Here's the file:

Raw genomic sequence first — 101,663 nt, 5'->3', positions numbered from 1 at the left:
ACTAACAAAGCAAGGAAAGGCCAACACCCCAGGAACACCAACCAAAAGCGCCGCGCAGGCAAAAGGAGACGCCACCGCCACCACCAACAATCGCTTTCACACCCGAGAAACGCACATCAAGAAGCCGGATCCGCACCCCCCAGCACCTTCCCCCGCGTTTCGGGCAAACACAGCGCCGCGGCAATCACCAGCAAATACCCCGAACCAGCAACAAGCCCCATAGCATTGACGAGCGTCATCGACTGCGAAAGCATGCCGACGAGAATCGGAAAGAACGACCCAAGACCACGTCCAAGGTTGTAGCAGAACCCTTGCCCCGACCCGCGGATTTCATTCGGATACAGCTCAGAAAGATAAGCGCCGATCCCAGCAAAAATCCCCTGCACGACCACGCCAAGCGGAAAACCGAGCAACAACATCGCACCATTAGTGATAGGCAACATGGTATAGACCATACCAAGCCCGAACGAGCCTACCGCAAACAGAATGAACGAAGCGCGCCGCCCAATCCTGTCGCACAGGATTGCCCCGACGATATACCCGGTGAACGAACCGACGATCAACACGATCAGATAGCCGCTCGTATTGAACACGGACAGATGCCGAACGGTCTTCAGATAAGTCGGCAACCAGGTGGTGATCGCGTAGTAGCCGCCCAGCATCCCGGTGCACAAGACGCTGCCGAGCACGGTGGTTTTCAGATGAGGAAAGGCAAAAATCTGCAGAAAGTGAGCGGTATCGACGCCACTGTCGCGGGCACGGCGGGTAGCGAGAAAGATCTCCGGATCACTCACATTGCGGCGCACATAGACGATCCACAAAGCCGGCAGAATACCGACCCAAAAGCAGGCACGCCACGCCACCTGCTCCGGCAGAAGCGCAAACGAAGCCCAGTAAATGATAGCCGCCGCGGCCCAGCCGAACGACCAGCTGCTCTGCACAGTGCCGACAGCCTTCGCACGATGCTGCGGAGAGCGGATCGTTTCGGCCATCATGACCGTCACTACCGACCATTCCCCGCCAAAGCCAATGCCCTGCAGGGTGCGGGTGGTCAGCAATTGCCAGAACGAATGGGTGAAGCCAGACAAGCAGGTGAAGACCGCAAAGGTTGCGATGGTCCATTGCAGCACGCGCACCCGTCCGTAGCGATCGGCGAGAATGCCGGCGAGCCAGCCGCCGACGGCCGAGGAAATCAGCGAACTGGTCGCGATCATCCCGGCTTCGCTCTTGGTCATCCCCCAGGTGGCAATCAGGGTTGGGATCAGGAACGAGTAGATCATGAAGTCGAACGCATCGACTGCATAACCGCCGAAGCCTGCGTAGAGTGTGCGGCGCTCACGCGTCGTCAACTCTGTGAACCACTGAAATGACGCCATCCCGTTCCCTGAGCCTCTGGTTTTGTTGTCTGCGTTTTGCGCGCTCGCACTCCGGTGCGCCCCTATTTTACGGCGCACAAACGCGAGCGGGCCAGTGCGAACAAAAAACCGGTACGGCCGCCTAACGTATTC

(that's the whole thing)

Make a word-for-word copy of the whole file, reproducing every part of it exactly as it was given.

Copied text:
Raw genomic sequence first — 101,663 nt, 5'->3', positions numbered from 1 at the left:
ACTAACAAAGCAAGGAAAGGCCAACACCCCAGGAACACCAACCAAAAGCGCCGCGCAGGCAAAAGGAGACGCCACCGCCACCACCAACAATCGCTTTCACACCCGAGAAACGCACATCAAGAAGCCGGATCCGCACCCCCCAGCACCTTCCCCCGCGTTTCGGGCAAACACAGCGCCGCGGCAATCACCAGCAAATACCCCGAACCAGCAACAAGCCCCATAGCATTGACGAGCGTCATCGACTGCGAAAGCATGCCGACGAGAATCGGAAAGAACGACCCAAGACCACGTCCAAGGTTGTAGCAGAACCCTTGCCCCGACCCGCGGATTTCATTCGGATACAGCTCAGAAAGATAAGCGCCGATCCCAGCAAAAATCCCCTGCACGACCACGCCAAGCGGAAAACCGAGCAACAACATCGCACCATTAGTGATAGGCAACATGGTATAGACCATACCAAGCCCGAACGAGCCTACCGCAAACAGAATGAACGAAGCGCGCCGCCCAATCCTGTCGCACAGGATTGCCCCGACGATATACCCGGTGAACGAACCGACGATCAACACGATCAGATAGCCGCTCGTATTGAACACGGACAGATGCCGAACGGTCTTCAGATAAGTCGGCAACCAGGTGGTGATCGCGTAGTAGCCGCCCAGCATCCCGGTGCACAAGACGCTGCCGAGCACGGTGGTTTTCAGATGAGGAAAGGCAAAAATCTGCAGAAAGTGAGCGGTATCGACGCCACTGTCGCGGGCACGGCGGGTAGCGAGAAAGATCTCCGGATCACTCACATTGCGGCGCACATAGACGATCCACAAAGCCGGCAGAATACCGACCCAAAAGCAGGCACGCCACGCCACCTGCTCCGGCAGAAGCGCAAACGAAGCCCAGTAAATGATAGCCGCCGCGGCCCAGCCGAACGACCAGCTGCTCTGCACAGTGCCGACAGCCTTCGCACGATGCTGCGGAGAGCGGATCGTTTCGGCCATCATGACCGTCACTACCGACCATTCCCCGCCAAAGCCAATGCCCTGCAGGGTGCGGGTGGTCAGCAATTGCCAGAACGAATGGGTGAAGCCAGACAAGCAGGTGAAGACCGCAAAGGTTGCGATGGTCCATTGCAGCACGCGCACCCGTCCGTAGCGATCGGCGAGAATGCCGGCGAGCCAGCCGCCGACGGCCGAGGAAATCAGCGAACTGGTCGCGATCATCCCGGCTTCGCTCTTGGTCATCCCCCAGGTGGCAATCAGGGTTGGGATCAGGAACGAGTAGATCATGAAGTCGAACGCATCGACTGCATAACCGCCGAAGCCTGCGTAGAGTGTGCGGCGCTCACGCGTCGTCAACTCTGTGAACCACTGAAATGACGCCATCCCGTTCCCTGAGCCTCTGGTTTTGTTGTCTGCGTTTTGCGCGCTCGCACTCCGGTGCGCCCCTATTTTACGGCGCACAAACGCGAGCGGGCCAGTGCGAACAAAAAACCGGTACGGCCGCCTAACGTATTC